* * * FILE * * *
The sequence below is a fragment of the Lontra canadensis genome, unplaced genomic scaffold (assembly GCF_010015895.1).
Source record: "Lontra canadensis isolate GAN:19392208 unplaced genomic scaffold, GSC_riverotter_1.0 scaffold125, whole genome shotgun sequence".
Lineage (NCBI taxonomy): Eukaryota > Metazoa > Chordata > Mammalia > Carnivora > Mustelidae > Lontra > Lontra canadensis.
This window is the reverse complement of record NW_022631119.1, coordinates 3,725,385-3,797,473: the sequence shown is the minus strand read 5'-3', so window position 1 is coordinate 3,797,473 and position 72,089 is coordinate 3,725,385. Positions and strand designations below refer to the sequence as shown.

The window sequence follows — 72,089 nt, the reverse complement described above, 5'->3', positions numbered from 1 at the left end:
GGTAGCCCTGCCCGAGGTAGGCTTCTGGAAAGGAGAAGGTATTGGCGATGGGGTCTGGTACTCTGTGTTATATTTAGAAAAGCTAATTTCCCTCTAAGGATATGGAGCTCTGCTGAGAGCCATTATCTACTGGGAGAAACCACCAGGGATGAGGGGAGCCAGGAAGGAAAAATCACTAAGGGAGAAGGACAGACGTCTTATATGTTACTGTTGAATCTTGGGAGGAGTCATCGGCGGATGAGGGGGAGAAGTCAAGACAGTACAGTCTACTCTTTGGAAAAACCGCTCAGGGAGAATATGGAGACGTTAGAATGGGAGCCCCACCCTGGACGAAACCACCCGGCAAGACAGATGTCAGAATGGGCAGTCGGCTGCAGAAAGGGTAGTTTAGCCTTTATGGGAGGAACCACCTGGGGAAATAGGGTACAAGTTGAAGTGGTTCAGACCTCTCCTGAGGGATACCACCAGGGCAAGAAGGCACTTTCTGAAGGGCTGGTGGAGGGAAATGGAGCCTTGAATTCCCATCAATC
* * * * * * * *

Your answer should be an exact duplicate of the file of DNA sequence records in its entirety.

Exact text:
The sequence below is a fragment of the Lontra canadensis genome, unplaced genomic scaffold (assembly GCF_010015895.1).
Source record: "Lontra canadensis isolate GAN:19392208 unplaced genomic scaffold, GSC_riverotter_1.0 scaffold125, whole genome shotgun sequence".
Lineage (NCBI taxonomy): Eukaryota > Metazoa > Chordata > Mammalia > Carnivora > Mustelidae > Lontra > Lontra canadensis.
This window is the reverse complement of record NW_022631119.1, coordinates 3,725,385-3,797,473: the sequence shown is the minus strand read 5'-3', so window position 1 is coordinate 3,797,473 and position 72,089 is coordinate 3,725,385. Positions and strand designations below refer to the sequence as shown.

The window sequence follows — 72,089 nt, the reverse complement described above, 5'->3', positions numbered from 1 at the left end:
GGTAGCCCTGCCCGAGGTAGGCTTCTGGAAAGGAGAAGGTATTGGCGATGGGGTCTGGTACTCTGTGTTATATTTAGAAAAGCTAATTTCCCTCTAAGGATATGGAGCTCTGCTGAGAGCCATTATCTACTGGGAGAAACCACCAGGGATGAGGGGAGCCAGGAAGGAAAAATCACTAAGGGAGAAGGACAGACGTCTTATATGTTACTGTTGAATCTTGGGAGGAGTCATCGGCGGATGAGGGGGAGAAGTCAAGACAGTACAGTCTACTCTTTGGAAAAACCGCTCAGGGAGAATATGGAGACGTTAGAATGGGAGCCCCACCCTGGACGAAACCACCCGGCAAGACAGATGTCAGAATGGGCAGTCGGCTGCAGAAAGGGTAGTTTAGCCTTTATGGGAGGAACCACCTGGGGAAATAGGGTACAAGTTGAAGTGGTTCAGACCTCTCCTGAGGGATACCACCAGGGCAAGAAGGCACTTTCTGAAGGGCTGGTGGAGGGAAATGGAGCCTTGAATTCCCATCAATC